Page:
In a few minutes she returned, bland and benignant as before; but I thought she had forgotten to give the “poor little doggie” anything to eat, judging by the avidity with which he swallowed down chance pieces of cake. The tea tray was abundantly laden—I was pleased to see it, I was so hungry; but I was afraid the ladies present might think it vulgarly heaped up. I know they would have done at their own houses; but somehow the heaps disappeared here. I saw Mrs. Jamieson eating seed-cake slowly and considerately, as she did everything; and I was rather surprised, for I knew she had told us on the occasion of her last party that she never had it in her house, it reminded her so much of scented soap. She always gave us Savoy biscuits. However, Mrs. Jamieson, kindly indulgent to Miss Barker’s want of knowledge of the customs of high life, and to spare her feelings, ate three large pieces of seed-cake, with a placid, ruminating expression of countenance, not unlike a cow’s.  16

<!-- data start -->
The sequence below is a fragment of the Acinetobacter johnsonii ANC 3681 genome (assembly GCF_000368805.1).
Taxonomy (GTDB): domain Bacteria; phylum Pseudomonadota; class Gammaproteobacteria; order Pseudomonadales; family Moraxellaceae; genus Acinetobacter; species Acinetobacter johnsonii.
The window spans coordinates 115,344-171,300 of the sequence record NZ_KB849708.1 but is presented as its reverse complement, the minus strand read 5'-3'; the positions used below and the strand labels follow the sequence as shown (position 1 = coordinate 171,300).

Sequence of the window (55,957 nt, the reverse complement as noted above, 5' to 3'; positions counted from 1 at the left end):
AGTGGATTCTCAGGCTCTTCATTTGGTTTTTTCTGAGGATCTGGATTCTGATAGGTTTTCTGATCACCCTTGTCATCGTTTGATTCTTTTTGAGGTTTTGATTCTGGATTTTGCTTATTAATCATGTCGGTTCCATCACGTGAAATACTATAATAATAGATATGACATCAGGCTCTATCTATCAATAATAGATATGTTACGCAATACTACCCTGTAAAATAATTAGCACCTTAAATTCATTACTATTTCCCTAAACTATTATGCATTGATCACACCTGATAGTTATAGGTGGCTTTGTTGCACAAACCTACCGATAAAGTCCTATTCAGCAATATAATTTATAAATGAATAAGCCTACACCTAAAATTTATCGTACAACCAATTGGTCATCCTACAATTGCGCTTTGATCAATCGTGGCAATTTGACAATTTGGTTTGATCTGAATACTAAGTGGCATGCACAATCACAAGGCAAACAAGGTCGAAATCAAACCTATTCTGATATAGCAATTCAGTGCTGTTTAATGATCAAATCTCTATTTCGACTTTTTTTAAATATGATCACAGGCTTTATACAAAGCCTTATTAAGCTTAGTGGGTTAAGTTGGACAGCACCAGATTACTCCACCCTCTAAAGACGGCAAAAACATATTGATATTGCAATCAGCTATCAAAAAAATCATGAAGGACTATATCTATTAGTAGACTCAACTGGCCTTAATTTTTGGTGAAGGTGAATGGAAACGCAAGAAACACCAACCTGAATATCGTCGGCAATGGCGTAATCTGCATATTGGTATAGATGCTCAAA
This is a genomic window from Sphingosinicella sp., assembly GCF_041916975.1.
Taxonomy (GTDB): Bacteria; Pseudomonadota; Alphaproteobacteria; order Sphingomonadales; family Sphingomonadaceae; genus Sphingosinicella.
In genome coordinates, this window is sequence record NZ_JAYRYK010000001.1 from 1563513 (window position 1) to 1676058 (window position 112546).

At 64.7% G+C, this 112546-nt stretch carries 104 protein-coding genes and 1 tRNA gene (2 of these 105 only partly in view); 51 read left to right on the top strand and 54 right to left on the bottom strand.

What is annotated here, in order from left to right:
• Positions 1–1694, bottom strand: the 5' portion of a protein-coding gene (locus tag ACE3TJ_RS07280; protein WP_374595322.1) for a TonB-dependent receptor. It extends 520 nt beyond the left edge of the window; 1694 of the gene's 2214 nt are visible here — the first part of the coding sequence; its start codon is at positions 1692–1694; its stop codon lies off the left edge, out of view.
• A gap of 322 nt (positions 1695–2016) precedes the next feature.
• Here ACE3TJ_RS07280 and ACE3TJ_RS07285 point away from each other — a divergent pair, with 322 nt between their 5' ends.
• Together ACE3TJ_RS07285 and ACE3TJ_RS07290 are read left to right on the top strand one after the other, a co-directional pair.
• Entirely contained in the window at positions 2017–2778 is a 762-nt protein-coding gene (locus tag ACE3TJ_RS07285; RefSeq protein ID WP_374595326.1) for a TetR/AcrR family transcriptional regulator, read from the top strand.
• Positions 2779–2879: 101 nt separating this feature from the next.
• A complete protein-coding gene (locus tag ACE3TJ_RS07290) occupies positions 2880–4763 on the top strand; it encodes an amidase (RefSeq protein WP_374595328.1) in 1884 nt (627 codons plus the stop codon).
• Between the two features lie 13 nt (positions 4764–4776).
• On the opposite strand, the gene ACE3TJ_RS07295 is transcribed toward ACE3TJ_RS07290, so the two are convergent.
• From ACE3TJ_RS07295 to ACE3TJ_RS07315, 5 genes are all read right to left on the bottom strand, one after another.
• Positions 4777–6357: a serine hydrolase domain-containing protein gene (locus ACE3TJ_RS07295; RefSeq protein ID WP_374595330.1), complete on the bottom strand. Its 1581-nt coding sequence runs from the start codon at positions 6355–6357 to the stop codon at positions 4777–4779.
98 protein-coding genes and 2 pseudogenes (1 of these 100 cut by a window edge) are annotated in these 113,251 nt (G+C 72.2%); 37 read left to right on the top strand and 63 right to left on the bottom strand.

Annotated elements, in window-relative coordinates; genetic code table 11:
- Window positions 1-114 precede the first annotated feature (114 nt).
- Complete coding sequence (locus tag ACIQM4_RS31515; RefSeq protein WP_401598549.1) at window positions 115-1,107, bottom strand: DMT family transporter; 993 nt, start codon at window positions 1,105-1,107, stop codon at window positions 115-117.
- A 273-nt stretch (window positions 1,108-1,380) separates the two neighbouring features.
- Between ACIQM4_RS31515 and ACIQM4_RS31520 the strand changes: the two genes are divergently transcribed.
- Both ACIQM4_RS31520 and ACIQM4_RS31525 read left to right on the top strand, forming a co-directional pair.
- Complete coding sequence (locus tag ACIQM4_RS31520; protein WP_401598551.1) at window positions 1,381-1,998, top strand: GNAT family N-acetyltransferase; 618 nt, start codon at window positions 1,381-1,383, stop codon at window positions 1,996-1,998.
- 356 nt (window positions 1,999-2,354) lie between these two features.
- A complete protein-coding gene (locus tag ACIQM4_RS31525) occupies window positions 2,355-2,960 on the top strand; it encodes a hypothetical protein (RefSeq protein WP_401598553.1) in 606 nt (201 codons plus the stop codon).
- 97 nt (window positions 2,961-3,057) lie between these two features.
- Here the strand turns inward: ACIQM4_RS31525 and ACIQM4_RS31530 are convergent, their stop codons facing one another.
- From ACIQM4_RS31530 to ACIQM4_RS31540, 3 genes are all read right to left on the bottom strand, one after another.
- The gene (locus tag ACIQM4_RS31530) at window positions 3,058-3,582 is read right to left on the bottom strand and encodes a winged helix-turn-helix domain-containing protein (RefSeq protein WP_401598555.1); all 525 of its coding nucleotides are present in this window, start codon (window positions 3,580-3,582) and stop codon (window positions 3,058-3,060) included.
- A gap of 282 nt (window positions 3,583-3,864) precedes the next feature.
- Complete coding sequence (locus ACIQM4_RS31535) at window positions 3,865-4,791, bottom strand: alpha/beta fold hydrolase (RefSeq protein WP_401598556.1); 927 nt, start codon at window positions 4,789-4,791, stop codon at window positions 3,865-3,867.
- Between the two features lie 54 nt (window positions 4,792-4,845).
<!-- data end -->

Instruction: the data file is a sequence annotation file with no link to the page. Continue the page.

After tea there was some little demur and difficulty. We were six in number; four could play at Preference, and for the other two there was Cribbage. But all except myself (I was rather afraid of the Cranford ladies at cards, for it was the most earnest and serious business they ever engaged in) were anxious to be of the “pool.” Even Miss Barker, while declaring she did not know Spadille from Manille, was evidently hankering to take a hand. The dilemma was soon put an end to by a singular kind of noise. If a baron’s daughter-in-law could ever be supposed to snore, I should have said Mrs. Jamieson did so then; for overcome by the heat of the room, and inclined to doze by nature, the temptation of that very comfortable arm-chair had been too much for her, and Mrs. Jamieson was nodding. Once or twice she opened her eyes with an effort, and calmly but unconsciously smiled upon us; but by-and-by even her benevolence was not equal to this exertion, and she was sound asleep.  17